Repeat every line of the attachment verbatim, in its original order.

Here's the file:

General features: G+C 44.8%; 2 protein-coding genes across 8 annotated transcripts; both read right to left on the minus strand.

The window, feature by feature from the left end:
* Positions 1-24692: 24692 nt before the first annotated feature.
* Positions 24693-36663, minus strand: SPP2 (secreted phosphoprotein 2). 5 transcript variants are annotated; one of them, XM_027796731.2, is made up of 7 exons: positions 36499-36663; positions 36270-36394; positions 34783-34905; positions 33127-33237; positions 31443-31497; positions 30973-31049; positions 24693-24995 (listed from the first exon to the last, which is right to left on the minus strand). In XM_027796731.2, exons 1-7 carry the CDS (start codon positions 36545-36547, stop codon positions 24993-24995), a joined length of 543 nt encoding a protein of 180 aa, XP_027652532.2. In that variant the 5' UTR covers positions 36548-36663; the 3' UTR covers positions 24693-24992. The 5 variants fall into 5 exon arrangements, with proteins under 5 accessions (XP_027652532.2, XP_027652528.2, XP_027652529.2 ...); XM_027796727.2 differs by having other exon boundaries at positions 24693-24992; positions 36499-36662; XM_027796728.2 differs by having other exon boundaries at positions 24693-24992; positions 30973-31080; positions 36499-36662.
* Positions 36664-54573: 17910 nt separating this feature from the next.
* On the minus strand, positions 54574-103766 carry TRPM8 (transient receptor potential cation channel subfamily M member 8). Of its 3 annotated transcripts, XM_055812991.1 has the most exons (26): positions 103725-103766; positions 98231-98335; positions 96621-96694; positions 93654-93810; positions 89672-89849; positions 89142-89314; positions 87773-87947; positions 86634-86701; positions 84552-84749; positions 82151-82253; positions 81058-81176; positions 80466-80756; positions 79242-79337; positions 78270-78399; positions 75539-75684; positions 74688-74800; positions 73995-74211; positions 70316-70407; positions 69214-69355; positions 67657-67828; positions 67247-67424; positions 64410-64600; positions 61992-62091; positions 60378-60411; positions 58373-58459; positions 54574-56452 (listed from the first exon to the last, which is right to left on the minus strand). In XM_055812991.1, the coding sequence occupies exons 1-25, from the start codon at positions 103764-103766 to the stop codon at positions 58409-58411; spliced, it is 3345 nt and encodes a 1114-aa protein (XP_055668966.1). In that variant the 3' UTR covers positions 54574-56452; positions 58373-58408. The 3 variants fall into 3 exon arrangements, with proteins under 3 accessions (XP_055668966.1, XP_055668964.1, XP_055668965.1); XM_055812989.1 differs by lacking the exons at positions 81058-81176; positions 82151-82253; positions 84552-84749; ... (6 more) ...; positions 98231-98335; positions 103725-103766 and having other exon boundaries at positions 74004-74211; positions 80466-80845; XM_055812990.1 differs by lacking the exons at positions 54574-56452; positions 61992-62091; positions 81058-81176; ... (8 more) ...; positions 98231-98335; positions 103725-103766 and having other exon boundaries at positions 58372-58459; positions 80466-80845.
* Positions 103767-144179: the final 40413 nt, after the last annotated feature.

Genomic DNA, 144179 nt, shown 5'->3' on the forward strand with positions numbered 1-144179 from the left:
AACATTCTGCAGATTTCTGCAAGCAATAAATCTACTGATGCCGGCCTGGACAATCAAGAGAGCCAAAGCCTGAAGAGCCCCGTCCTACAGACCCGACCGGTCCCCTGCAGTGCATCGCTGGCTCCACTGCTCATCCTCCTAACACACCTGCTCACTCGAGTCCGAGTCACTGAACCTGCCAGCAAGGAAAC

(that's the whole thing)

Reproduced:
General features: G+C 44.8%; 2 protein-coding genes across 8 annotated transcripts; both read right to left on the minus strand.

The window, feature by feature from the left end:
* Positions 1-24692: 24692 nt before the first annotated feature.
* Positions 24693-36663, minus strand: SPP2 (secreted phosphoprotein 2). 5 transcript variants are annotated; one of them, XM_027796731.2, is made up of 7 exons: positions 36499-36663; positions 36270-36394; positions 34783-34905; positions 33127-33237; positions 31443-31497; positions 30973-31049; positions 24693-24995 (listed from the first exon to the last, which is right to left on the minus strand). In XM_027796731.2, exons 1-7 carry the CDS (start codon positions 36545-36547, stop codon positions 24993-24995), a joined length of 543 nt encoding a protein of 180 aa, XP_027652532.2. In that variant the 5' UTR covers positions 36548-36663; the 3' UTR covers positions 24693-24992. The 5 variants fall into 5 exon arrangements, with proteins under 5 accessions (XP_027652532.2, XP_027652528.2, XP_027652529.2 ...); XM_027796727.2 differs by having other exon boundaries at positions 24693-24992; positions 36499-36662; XM_027796728.2 differs by having other exon boundaries at positions 24693-24992; positions 30973-31080; positions 36499-36662.
* Positions 36664-54573: 17910 nt separating this feature from the next.
* On the minus strand, positions 54574-103766 carry TRPM8 (transient receptor potential cation channel subfamily M member 8). Of its 3 annotated transcripts, XM_055812991.1 has the most exons (26): positions 103725-103766; positions 98231-98335; positions 96621-96694; positions 93654-93810; positions 89672-89849; positions 89142-89314; positions 87773-87947; positions 86634-86701; positions 84552-84749; positions 82151-82253; positions 81058-81176; positions 80466-80756; positions 79242-79337; positions 78270-78399; positions 75539-75684; positions 74688-74800; positions 73995-74211; positions 70316-70407; positions 69214-69355; positions 67657-67828; positions 67247-67424; positions 64410-64600; positions 61992-62091; positions 60378-60411; positions 58373-58459; positions 54574-56452 (listed from the first exon to the last, which is right to left on the minus strand). In XM_055812991.1, the coding sequence occupies exons 1-25, from the start codon at positions 103764-103766 to the stop codon at positions 58409-58411; spliced, it is 3345 nt and encodes a 1114-aa protein (XP_055668966.1). In that variant the 3' UTR covers positions 54574-56452; positions 58373-58408. The 3 variants fall into 3 exon arrangements, with proteins under 3 accessions (XP_055668966.1, XP_055668964.1, XP_055668965.1); XM_055812989.1 differs by lacking the exons at positions 81058-81176; positions 82151-82253; positions 84552-84749; ... (6 more) ...; positions 98231-98335; positions 103725-103766 and having other exon boundaries at positions 74004-74211; positions 80466-80845; XM_055812990.1 differs by lacking the exons at positions 54574-56452; positions 61992-62091; positions 81058-81176; ... (8 more) ...; positions 98231-98335; positions 103725-103766 and having other exon boundaries at positions 58372-58459; positions 80466-80845.
* Positions 103767-144179: the final 40413 nt, after the last annotated feature.

Genomic DNA, 144179 nt, shown 5'->3' on the forward strand with positions numbered 1-144179 from the left:
AACATTCTGCAGATTTCTGCAAGCAATAAATCTACTGATGCCGGCCTGGACAATCAAGAGAGCCAAAGCCTGAAGAGCCCCGTCCTACAGACCCGACCGGTCCCCTGCAGTGCATCGCTGGCTCCACTGCTCATCCTCCTAACACACCTGCTCACTCGAGTCCGAGTCACTGAACCTGCCAGCAAGGAAAC